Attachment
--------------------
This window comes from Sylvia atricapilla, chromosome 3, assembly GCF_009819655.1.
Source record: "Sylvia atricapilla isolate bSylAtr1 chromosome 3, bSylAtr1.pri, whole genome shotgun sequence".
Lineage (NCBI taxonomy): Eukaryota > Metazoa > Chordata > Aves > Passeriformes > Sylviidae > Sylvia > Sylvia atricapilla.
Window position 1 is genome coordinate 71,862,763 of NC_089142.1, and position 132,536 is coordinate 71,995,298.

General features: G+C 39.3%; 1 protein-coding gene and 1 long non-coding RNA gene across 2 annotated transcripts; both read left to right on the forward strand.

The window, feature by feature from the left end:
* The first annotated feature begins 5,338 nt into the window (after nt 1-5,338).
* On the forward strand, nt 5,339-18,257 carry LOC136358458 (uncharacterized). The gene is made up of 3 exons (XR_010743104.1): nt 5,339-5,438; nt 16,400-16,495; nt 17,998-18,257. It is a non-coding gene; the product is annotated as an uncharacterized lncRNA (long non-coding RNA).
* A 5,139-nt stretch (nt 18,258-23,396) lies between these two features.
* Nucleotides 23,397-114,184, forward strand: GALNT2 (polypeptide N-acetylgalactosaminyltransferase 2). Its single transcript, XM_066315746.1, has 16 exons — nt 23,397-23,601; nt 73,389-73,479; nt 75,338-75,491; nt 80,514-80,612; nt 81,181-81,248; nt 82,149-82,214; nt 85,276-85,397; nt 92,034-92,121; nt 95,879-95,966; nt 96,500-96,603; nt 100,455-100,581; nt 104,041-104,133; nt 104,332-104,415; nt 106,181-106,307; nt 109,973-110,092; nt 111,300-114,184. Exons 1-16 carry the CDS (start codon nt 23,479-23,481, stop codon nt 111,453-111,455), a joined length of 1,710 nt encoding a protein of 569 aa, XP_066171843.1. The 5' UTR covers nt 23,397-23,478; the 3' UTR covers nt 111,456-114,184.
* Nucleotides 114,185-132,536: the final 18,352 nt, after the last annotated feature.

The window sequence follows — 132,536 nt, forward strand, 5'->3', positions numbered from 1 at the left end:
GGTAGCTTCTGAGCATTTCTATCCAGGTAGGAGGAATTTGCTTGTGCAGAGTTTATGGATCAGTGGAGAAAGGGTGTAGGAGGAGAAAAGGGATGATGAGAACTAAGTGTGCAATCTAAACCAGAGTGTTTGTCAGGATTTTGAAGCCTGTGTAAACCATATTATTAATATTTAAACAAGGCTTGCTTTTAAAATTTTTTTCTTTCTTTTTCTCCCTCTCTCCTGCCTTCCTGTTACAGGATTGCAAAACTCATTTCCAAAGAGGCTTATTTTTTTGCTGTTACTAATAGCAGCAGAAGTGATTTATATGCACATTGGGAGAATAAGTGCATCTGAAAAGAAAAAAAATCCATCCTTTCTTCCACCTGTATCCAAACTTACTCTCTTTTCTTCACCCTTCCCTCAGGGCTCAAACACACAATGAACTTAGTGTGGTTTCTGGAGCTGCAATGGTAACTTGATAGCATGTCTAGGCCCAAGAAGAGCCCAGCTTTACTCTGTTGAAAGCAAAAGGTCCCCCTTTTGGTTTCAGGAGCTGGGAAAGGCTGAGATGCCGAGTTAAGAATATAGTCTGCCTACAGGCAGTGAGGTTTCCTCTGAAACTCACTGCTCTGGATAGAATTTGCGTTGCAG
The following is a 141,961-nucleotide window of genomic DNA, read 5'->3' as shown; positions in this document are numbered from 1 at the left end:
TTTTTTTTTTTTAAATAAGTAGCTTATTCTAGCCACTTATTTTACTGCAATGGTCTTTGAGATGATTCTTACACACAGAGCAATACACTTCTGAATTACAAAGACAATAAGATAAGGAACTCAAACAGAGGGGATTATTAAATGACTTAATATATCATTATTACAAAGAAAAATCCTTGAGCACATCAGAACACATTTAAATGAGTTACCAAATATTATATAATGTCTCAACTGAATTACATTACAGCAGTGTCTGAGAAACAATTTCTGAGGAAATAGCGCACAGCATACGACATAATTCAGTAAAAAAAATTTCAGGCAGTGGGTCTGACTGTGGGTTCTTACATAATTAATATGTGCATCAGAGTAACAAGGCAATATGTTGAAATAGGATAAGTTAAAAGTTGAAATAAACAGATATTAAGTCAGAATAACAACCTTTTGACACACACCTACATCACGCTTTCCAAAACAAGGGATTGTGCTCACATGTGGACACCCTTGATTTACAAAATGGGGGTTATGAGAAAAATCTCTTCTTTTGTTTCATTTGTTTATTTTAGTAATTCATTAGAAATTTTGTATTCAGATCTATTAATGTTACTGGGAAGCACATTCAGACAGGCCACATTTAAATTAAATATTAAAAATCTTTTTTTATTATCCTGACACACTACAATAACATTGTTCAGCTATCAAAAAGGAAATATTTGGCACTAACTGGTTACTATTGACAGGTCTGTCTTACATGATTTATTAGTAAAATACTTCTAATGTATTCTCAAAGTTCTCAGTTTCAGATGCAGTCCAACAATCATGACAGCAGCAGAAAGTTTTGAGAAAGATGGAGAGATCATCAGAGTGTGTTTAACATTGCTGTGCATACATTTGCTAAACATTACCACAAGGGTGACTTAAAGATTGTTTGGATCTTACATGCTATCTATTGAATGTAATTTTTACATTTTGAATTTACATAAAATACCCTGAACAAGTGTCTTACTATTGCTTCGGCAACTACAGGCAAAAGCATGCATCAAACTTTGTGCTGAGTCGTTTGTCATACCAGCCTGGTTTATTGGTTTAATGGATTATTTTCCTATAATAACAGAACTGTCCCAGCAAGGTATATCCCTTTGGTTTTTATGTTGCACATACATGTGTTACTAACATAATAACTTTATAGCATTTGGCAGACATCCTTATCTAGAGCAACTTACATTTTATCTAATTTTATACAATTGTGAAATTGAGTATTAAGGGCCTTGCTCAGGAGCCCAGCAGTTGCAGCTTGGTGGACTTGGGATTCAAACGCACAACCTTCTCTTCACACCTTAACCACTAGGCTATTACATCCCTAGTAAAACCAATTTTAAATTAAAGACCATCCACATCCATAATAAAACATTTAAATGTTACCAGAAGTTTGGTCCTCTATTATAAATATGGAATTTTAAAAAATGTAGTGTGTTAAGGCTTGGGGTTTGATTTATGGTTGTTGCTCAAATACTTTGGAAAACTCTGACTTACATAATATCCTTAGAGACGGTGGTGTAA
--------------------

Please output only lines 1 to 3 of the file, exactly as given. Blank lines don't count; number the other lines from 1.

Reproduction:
This window comes from Sylvia atricapilla, chromosome 3, assembly GCF_009819655.1.
Source record: "Sylvia atricapilla isolate bSylAtr1 chromosome 3, bSylAtr1.pri, whole genome shotgun sequence".
Lineage (NCBI taxonomy): Eukaryota > Metazoa > Chordata > Aves > Passeriformes > Sylviidae > Sylvia > Sylvia atricapilla.